The idea of mandating smaller class sizes for North Carolina public elementary schools feels like a no-brainer. As a professor of education, I agree with those who point out the research is clear. When Tennessee implemented a vast class size experiment, randomly assigning some students to classes of 17 students and others to classes of 25, they learned that small class assignment substantially improves student learning. This was particularly true for poor and minority students. What’s more, teachers, parents, and students all love the idea of smaller class sizes. So, the General Assembly’s move to reduce maximum class sizes in K-3 classrooms across the state from 24 students to 19 to 21 (depending on the grade level) seemed utterly sensible. After all, what could go wrong?
Plenty. First, to demand smaller classes without additional budget requires schools to make serious cuts in existing programs. Second, the implementation of this idea in other states has shown that budget decisions work best for students when they’re made at a school level, not by politicians looking for a talking point about how they reduced class size.
This spring, school leaders across the state are anxiously trying to figure out how to stretch budgets that are already insufficient in order to meet the General Assembly’s unfunded class size reduction mandate. As The News & Observer reported on March 4, since the legislature provided no new funding to help meet the new class size requirements, the mandates force harsh cuts elsewhere in school budgets. Wake County Public Schools would need to hire 460 new teachers in order to meet the requirement. Durham is projecting a $6.3 million budget shortfall. To meet this shortfall, elementary art, music, and PE teacher jobs are on the cutting block across the state.
The North Carolina House, recognizing that the original law was ill-considered and that smaller class sizes can’t be bought on the cheap, has passed an amended HB 13, which substantially relaxes the class size mandate. But that amendment is languishing in the state Senate, where the Education Committee’s leadership has delayed the vote. Committee co-chairman Chad Barefoot in particular questions the choices that school districts make when given discretion over the use of state funds.
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As North Carolina’s state Senators plan their next move, I’d encourage them to consider a 20-year-old story from California’s educational policy history. In 1996, motivated by the same research that informed North Carolina’s class size reduction efforts, the California legislature passed a law aiming to shrink K-3 class sizes to a maximum of 20 students. Unlike North Carolina, California didn’t pursue this goal via unfunded mandate. Rather, the state allocated $1 billion to be distributed to schools that reduced class sizes. Schools moved quickly to claim the funds, hiring teachers and splitting classes left and right. But much to everybody’s surprise, the state’s test scores stagnated and nobody could find any evidence to suggest that the class size reductions improved California schools.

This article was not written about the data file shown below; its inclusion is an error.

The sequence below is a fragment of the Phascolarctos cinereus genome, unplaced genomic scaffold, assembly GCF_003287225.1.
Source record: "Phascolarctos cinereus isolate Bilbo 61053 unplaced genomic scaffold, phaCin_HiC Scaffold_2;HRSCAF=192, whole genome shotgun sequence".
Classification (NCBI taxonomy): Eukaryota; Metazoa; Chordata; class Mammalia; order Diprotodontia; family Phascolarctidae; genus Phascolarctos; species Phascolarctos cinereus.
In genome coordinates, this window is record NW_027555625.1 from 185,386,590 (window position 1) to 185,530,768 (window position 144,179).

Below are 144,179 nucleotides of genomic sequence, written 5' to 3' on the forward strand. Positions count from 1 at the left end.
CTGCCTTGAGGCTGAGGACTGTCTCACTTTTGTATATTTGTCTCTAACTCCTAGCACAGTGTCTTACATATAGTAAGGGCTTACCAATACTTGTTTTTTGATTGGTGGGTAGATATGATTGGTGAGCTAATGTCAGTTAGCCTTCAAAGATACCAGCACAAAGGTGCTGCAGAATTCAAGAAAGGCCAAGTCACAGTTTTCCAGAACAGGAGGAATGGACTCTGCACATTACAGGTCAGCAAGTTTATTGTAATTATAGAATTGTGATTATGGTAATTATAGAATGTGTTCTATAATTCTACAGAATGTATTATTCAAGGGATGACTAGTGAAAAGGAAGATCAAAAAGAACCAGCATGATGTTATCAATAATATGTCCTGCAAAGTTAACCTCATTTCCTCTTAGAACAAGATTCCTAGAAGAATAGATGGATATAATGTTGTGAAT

What happened? Why, if we know that students learn more in smaller classes, did California’s well-funded class size reduction effort fail to improve student learning? And what can North Carolina legislators learn from California’s experience?
It turns out that hiring teachers to staff smaller classes is easy, but hiring qualified teachers is tough. In California, the class size reduction effort had massive unintended consequences for teacher quality as schools turned, en masse, to uncredentialled and minimally qualified teachers. News reports described workers coming off the night shift to teach in California classrooms, snoozing at their desks as first graders were left to fend for themselves educationally.
The lesson of California’s failed class size reduction effort is one that small government advocates in North Carolina’s state legislature should know well. Even the most well-intentioned legislative interventions can go wrong in any one of a million ways. It’s entirely appropriate in a democracy for the public to articulate standards, set ambitious goals, and allocate resources to help our public schools. But legislators simply cannot understand and respond to the diverse local contexts in which North Carolina’s educational leaders work.
We ought to show our teachers and principals the respect they deserve by giving them the flexibility they need to do their jobs well. Rather than repeating the mistakes of California’s legislature, the North Carolina state legislature should stop micromanaging the state’s public schools. The House’s amended HB 13 takes an important step in that direction by relaxing the class size mandate. The Senate should act immediately to pass this amendment.
Thurston Domina is an associate professor of educational policy and sociology at the University of North Carolina, Chapel Hill